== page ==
Many of these issues were raised at the September 12, 2012, hearing of the House Committee on transportation and Infrastructure Subcommittee on Aviation regarding the FAA’s progress and challenges in advancing NextGen.  The Inspector General testified that that he saw three key challenges that “continue to impact FAA’s ability to realize NextGen’s benefits: “(1) implementing NextGen capabilities at congested airports; (2) resolving technical and program management problems with the En Route Automation Modernization (ERAM) program; and (3) managing program costs and schedules in developing and implementing NextGen’s transformational programs.”  See also  Bringing NextGen Online Is Moving Slowly Say Department of Transportation Inspector General and GAO at House Subcommittee Hearing (September 13, 2012).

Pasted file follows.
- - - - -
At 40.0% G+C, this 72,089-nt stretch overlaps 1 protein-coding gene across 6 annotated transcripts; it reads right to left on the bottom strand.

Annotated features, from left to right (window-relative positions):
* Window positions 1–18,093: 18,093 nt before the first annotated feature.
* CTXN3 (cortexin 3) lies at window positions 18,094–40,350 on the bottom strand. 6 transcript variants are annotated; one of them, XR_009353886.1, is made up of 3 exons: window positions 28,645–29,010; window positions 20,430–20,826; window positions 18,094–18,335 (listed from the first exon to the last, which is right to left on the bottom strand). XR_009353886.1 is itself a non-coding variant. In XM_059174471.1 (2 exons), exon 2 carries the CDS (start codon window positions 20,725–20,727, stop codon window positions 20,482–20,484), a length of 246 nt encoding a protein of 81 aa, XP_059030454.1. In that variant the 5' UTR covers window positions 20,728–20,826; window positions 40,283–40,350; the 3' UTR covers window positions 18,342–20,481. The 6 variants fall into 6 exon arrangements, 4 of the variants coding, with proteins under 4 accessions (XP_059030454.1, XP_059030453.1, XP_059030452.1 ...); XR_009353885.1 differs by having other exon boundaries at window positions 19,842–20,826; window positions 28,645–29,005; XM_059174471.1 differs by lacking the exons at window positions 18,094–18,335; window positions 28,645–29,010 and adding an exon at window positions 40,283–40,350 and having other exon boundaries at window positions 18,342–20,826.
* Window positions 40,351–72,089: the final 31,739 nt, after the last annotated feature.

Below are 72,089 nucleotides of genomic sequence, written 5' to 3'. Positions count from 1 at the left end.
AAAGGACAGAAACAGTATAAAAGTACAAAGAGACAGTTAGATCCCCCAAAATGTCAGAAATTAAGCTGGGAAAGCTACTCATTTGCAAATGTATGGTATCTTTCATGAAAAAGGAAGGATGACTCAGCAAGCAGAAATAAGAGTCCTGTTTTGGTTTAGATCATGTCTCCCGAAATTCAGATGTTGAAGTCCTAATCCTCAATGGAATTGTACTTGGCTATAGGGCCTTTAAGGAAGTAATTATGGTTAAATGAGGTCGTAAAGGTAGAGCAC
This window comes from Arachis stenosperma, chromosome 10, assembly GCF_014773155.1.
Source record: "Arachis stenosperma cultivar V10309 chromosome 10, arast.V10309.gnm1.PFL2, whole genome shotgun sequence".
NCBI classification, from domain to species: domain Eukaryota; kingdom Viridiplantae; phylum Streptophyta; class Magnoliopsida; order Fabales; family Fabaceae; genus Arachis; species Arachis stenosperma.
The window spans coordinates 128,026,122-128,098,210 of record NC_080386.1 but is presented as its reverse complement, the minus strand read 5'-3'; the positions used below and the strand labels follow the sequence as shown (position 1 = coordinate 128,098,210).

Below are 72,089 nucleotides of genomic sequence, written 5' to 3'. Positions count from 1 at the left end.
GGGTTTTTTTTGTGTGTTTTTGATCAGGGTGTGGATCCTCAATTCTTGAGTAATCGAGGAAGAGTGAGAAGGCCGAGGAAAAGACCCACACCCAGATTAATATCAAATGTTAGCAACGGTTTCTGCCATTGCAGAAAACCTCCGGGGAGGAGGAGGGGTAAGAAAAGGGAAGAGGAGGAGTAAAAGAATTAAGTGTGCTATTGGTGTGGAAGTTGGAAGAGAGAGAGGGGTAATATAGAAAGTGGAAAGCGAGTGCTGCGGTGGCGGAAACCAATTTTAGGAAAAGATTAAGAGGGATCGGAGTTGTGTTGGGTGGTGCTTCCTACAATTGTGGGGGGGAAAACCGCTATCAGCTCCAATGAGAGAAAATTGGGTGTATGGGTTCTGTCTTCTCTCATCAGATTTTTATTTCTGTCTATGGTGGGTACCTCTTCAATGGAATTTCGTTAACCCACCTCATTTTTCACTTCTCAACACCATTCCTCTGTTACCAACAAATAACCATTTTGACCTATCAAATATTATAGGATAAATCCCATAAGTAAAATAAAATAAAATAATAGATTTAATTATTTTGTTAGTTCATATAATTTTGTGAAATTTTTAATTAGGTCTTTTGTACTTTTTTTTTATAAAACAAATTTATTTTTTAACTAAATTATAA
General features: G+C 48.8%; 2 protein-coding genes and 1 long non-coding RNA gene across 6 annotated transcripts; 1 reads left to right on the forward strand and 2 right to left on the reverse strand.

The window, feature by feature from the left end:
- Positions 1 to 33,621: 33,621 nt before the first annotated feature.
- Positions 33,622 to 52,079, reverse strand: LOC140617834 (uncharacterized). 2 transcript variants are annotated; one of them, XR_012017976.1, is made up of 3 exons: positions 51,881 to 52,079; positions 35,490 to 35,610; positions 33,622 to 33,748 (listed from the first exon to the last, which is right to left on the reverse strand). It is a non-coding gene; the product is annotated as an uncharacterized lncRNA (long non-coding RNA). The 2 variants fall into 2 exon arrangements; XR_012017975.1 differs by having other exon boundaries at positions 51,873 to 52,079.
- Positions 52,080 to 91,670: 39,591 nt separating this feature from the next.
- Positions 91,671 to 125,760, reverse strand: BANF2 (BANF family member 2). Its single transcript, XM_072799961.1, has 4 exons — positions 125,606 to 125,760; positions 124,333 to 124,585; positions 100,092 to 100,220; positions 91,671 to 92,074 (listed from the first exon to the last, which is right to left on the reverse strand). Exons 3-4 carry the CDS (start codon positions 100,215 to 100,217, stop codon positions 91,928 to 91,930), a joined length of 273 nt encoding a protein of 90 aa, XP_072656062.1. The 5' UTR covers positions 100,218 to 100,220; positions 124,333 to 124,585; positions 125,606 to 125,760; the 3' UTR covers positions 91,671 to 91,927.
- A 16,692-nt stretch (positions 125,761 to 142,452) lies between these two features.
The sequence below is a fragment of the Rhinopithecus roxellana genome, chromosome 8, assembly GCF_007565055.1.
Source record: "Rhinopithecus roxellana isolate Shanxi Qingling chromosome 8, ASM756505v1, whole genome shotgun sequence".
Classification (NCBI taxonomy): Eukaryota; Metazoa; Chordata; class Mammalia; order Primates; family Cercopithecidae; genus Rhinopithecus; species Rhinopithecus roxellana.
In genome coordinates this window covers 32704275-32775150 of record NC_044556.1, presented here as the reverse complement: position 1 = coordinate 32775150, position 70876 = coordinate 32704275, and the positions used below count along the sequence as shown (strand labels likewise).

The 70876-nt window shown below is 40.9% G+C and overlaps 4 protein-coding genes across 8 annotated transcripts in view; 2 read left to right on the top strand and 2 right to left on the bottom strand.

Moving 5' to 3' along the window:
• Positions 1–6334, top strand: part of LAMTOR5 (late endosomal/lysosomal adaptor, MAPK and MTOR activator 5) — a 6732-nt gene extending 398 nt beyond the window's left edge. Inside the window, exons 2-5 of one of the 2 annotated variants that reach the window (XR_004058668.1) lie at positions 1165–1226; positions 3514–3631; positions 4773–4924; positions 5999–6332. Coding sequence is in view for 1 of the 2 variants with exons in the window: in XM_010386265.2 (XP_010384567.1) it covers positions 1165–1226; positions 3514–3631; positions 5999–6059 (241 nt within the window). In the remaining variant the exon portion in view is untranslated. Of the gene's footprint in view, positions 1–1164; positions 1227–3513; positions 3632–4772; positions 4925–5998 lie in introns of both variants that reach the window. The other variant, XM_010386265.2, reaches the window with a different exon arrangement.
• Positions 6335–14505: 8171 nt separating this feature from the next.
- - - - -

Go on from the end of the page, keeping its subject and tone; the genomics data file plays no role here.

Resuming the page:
Then, a day later on September 13, 2012, the Inspector General issued a report on the FAA’s progress and problems with the “En Route Automation Modernization (ERAM) program that “will provide the foundation for NextGen.”  ERAM is a key NextGen enabling program for controlling high-altitude flights.  It replaces a 40-year old computer hardware and software system, plus a backup, and more than 800 computer display workstations at 20 of FAA’s Air Route Traffic Control Centers.  In that Audit Report, the Inspector General found that: